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Yankees approach end of spring with healthy attitude

Yankees pitcher Justin Wilson throws in the top

Yankees pitcher Justin Wilson throws in the top of the seventh inning against the Pirates at George M. Steinbrenner Field in Tampa, Fla., on March 13. Credit: Newsday/J. Conrad Williams Jr.

TAMPA, Fla. -- Eight days to go.

Doesn’t seem that long. Not after spending the past five weeks in Florida. But this final dash to the April 1 finish line is the scariest part of the race, as the recovery window for Opening Day has just about closed.

The Yankees, to date, have been relatively lucky, especially when you consider the health-related devastation of the previous two years. But things can go sideways quickly and without warning. Exhibit A was Justin Wilson during Monday night’s game at Steinbrenner Field.

Exhibit B was just down the road in Dunedin, where the Blue Jays -- arguably the greatest AL East threat to the Yankees -- discovered Tuesday their closer Kirby Yates would likely undergo his second TJ surgery and be lost for the season. Oh, and George Springer -- their new $150-million centerfielder -- had suffered a Grade 2 oblique strain.

As for Wilson, he was signed this offseason, along with sidearmer Darren O’Day, to help fill the void left by the salary-dump trade of Adam Ottavino to the Red Sox. But Wilson’s shaky spring went from bad to worse Monday when he abruptly signaled to the dugout after throwing a pitch.

The only red flag had been a dip in velocity, but Wilson also shook his left hand to the side before using it to summon manager Aaron Boone and the trainer to the mound. The team’s official explanation was tightness in his left shoulder with an MRI scheduled for Tuesday. Boone described Wilson’s issue as a problem "getting loose."

In the big picture, Wilson’s injury means the Yankees are down a second lefthanded reliever after the loss of Zack Britton earlier this month due to surgery to remove a bone spur from his elbow. The severity of Wilson’s injury still was unclear Tuesday afternoon, but Britton is expected back at some point in June, a timeline that suggests the Yankees dodged a bullet with that diagnosis.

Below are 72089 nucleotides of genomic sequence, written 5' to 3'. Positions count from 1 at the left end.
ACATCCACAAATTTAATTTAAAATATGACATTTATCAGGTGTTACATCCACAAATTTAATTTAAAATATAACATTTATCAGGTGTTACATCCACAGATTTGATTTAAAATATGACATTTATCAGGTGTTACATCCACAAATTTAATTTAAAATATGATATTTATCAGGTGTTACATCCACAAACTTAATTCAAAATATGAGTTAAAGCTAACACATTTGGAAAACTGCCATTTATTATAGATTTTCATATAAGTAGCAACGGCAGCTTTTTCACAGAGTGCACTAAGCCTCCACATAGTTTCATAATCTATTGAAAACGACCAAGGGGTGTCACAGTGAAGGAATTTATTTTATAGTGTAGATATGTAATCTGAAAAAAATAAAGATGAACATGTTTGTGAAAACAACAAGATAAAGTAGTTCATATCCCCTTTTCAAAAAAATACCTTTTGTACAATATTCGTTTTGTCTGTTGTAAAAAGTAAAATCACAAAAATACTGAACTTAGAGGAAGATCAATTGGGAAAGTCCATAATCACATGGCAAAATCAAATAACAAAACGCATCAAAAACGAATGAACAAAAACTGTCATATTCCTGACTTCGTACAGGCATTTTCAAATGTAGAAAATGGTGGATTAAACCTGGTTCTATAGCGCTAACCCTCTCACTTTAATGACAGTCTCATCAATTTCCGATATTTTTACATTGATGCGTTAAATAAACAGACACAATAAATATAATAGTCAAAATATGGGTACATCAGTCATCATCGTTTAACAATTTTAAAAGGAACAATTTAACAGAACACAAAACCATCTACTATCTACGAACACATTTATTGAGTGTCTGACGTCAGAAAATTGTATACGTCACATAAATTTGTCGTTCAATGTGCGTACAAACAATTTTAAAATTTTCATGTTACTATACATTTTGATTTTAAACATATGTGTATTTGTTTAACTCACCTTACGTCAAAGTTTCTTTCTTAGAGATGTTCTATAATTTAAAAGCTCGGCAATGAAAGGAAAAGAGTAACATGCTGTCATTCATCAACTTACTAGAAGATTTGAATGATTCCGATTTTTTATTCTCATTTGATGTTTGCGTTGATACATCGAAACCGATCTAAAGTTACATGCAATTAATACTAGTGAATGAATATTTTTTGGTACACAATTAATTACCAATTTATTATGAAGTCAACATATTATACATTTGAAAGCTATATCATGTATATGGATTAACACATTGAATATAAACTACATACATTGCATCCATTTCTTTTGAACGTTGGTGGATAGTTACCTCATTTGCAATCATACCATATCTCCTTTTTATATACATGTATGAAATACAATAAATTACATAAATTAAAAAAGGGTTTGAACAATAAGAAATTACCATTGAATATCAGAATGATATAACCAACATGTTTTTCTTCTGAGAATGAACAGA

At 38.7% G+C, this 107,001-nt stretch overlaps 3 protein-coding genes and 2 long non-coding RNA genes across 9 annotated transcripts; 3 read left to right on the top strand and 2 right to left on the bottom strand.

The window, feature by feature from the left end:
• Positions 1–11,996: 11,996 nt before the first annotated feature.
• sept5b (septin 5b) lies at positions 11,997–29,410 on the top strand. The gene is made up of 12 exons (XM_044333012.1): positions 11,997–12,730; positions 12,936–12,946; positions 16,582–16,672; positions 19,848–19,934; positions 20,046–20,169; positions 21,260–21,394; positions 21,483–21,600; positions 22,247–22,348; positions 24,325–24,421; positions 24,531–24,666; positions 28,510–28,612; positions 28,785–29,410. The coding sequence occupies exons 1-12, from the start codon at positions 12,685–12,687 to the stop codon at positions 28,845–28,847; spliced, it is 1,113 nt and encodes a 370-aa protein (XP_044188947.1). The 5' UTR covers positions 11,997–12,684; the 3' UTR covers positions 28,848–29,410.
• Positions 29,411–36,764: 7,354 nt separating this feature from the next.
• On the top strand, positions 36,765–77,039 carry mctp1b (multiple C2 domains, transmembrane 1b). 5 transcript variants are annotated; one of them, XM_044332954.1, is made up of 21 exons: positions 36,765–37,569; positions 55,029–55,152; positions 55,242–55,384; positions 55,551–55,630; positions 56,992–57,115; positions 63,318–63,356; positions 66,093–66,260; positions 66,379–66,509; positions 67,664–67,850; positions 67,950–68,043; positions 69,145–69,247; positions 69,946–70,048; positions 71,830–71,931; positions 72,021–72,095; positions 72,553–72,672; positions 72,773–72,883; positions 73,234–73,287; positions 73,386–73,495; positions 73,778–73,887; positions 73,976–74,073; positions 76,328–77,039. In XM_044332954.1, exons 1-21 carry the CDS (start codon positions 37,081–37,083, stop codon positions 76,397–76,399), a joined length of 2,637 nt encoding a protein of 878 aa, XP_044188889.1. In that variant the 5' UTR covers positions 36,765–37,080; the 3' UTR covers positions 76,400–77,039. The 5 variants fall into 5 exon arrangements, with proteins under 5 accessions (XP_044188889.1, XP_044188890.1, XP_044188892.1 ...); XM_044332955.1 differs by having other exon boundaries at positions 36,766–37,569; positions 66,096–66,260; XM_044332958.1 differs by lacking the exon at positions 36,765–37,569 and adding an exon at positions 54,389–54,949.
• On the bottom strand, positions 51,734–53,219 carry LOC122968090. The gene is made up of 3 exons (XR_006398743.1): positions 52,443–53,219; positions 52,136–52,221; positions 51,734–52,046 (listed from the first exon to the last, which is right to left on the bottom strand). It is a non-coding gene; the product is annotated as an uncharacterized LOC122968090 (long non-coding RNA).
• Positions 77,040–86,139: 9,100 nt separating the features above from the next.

Those two relievers, however, weren’t even considered among the high-risk candidates on the roster. That’s a list that includes almost everyone else -- but primarily Aaron Judge, Giancarlo Stanton, Aaron Hicks and the pair of pitchers coming back from significant injuries: Corey Kluber (shoulder) and Jameson Taillon (TJ surgery).

Judge has been steering clear of walls the spring and Stanton hasn’t spent a minute in the outfield grass during the Grapefruit League season. The others have been going about their usual business, and the result, so far, has been a mostly intact roster.

"I think the more of our guys we have healthy, obviously the more confident we are, the better team we run out there," Brett Gardner said. "On paper, the last few years we've looked really, really good coming into the season. We've obviously had some injuries we've had to deal with and hopefully this year won't be quite so many."

For the Yankees, "on paper" has been very different from Feb. 1 to April 1 in past years. Not to mention the snowballing injury count once the season gets underway. But how much of that has to be chalked up to bad luck? Or are the Yankees just doing a better job at keeping their players healthy now?

It’s hard to say. They revamped their medical and conditioning staffs after the injury-riddled 2019 season, but still had a number of missteps that winter, including the questionable early diagnoses of Judge (fractured rib), James Paxton (disc repair) and Luis Severino (TJ surgery). This year, the Yankees didn’t show up with any lingering problems from the previous season, so at the very least that has to be considered progress.

But what’s the approach from here on out? Tell the starters to tread carefully with their remaining game assignments? Downshifting isn’t really possible at this level. When Clint Frazier crashed into a Lakeland wall earlier this month, Boone shrugged and said it was part of the game, to an extent. That stuff happens. Frazier stepped up his efforts to work on wall-awareness, but there’s no way to protect players from their jobs.

"I think you can be careful, and you can be smart," said Gardner, who turns 38 in August. "No matter what you do in the offseason or come in ready, you’re never really ready for spring training -- to play in games and stand in the outfield for long periods of time, things like that. You continue to be careful and be smart about it, but I definitely won't be scaling things back.

"Maybe not necessarily go out there and try to steal five bases the last week of camp but really push myself to make sure I’m as close to 100 percent as I can be. I feel like our guys have done a good job of maintaining a solid intensity, and being able to get through camp in a pretty healthy way."

Just over a week left before Gerrit Cole throws that first pitch in the Bronx. It can’t come fast enough for the Yankees.

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